An article appearing in the April 25, 2010 edition of The Times of India shares that mentoring and training are at the heart of India’s emergence as a global center of innovation and R&D.
“Training is a continuous process, not just in technical issues but also in management skills, quality consciousness, communications, foreign language and personal-effectiveness skills,” shares the article. “Mentoring by senior executives is another key Indian practice.”
The article explains that in 2002, India had 102,000 engineering graduates. Within four years, that number had rocketed to 222,000, and that mark is expected to double this year. To understand how a country could grow so many skilled people in such a short period of time, Duke and Harvard Universities sent research teams to study this phenomenon. What they discovered was that Indian companies first learned best practices of Western companies operating in India. Then, the Indians innovated and improved on that learning and reinforced it with mentoring.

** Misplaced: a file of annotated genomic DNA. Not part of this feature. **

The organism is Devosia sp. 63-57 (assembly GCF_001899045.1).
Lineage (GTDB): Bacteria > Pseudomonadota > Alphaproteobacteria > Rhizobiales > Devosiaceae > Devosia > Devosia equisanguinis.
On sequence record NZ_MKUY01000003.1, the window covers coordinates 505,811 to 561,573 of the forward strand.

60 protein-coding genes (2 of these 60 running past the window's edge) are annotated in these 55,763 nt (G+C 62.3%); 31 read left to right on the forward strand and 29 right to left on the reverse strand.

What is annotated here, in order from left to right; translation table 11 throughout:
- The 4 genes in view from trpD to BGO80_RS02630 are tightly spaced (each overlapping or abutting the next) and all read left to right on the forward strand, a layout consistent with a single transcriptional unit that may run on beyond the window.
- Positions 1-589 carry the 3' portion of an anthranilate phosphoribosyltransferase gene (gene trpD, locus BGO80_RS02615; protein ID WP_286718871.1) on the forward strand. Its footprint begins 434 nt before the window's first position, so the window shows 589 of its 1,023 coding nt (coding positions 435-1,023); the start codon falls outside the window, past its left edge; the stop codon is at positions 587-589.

“Many companies virtually became universities, employing hundreds of trainers,” shared the article. One example of this is an Infosys training center in Mysore which trains 13,500 employees at once.
“Employees get reviewed at the end of every project and are prescribed training if found to have weaknesses,” write the authors of this article. “Mechanisms such as 360-degree reviews (wherein you review your bosses and peers) and balanced scorecard reviews are widely used. Managers are evaluated on a variety of non-financial measures, including employee satisfaction, attrition rates and mentoring.”